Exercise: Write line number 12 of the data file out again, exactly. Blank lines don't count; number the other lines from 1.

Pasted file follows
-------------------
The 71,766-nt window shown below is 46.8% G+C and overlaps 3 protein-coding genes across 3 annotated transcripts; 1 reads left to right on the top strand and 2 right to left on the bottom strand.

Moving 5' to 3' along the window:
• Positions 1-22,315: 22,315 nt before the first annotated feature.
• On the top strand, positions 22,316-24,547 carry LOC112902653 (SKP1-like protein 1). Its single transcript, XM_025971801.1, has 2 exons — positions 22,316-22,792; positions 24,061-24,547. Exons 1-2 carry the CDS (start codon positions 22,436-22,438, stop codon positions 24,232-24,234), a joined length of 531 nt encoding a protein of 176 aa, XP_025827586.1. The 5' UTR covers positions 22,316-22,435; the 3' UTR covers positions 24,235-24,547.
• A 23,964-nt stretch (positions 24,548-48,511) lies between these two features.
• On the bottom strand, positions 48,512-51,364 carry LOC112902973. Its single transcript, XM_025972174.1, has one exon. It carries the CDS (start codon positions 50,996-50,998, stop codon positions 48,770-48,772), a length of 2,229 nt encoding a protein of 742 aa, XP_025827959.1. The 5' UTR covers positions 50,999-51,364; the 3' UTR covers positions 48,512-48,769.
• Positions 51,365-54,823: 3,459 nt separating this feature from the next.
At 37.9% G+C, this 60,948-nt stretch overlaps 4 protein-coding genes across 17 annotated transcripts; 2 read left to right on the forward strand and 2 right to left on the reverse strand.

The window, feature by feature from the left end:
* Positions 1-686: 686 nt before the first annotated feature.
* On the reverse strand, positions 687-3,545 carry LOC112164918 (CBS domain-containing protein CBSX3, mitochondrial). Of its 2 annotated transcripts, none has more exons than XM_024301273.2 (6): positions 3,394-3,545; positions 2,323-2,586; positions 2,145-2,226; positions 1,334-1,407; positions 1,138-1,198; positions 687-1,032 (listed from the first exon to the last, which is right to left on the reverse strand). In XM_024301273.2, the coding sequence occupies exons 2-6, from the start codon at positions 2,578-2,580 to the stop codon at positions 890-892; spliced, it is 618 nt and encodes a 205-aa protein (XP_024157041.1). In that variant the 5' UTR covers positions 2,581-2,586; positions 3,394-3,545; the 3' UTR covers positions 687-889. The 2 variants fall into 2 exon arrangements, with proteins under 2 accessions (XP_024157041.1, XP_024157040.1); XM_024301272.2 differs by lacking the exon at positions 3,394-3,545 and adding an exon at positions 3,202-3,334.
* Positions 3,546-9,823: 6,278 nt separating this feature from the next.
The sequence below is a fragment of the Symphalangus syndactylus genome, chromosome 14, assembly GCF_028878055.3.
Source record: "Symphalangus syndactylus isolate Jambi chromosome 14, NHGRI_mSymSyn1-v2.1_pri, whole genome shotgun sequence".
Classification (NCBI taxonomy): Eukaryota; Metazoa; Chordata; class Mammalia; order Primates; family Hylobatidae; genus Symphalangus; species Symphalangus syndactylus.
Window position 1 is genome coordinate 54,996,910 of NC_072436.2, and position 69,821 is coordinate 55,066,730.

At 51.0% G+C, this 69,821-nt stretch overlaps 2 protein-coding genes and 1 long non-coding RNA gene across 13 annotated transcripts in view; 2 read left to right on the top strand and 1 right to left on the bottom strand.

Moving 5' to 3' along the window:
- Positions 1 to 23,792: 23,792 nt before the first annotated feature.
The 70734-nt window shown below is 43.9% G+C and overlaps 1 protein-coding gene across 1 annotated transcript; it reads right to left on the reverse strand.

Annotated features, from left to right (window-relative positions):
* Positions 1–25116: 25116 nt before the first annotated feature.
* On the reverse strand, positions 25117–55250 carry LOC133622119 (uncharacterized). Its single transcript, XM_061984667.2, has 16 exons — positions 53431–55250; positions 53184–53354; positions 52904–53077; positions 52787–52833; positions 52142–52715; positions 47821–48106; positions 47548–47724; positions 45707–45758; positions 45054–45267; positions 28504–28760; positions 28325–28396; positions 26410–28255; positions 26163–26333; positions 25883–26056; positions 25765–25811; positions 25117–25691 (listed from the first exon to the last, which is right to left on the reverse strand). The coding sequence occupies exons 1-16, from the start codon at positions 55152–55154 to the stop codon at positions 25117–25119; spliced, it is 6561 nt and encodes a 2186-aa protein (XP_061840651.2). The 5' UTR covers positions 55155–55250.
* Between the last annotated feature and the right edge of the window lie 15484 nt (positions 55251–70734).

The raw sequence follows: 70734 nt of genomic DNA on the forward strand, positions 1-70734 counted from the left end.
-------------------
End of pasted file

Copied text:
* Positions 3,546-9,823: 6,278 nt separating this feature from the next.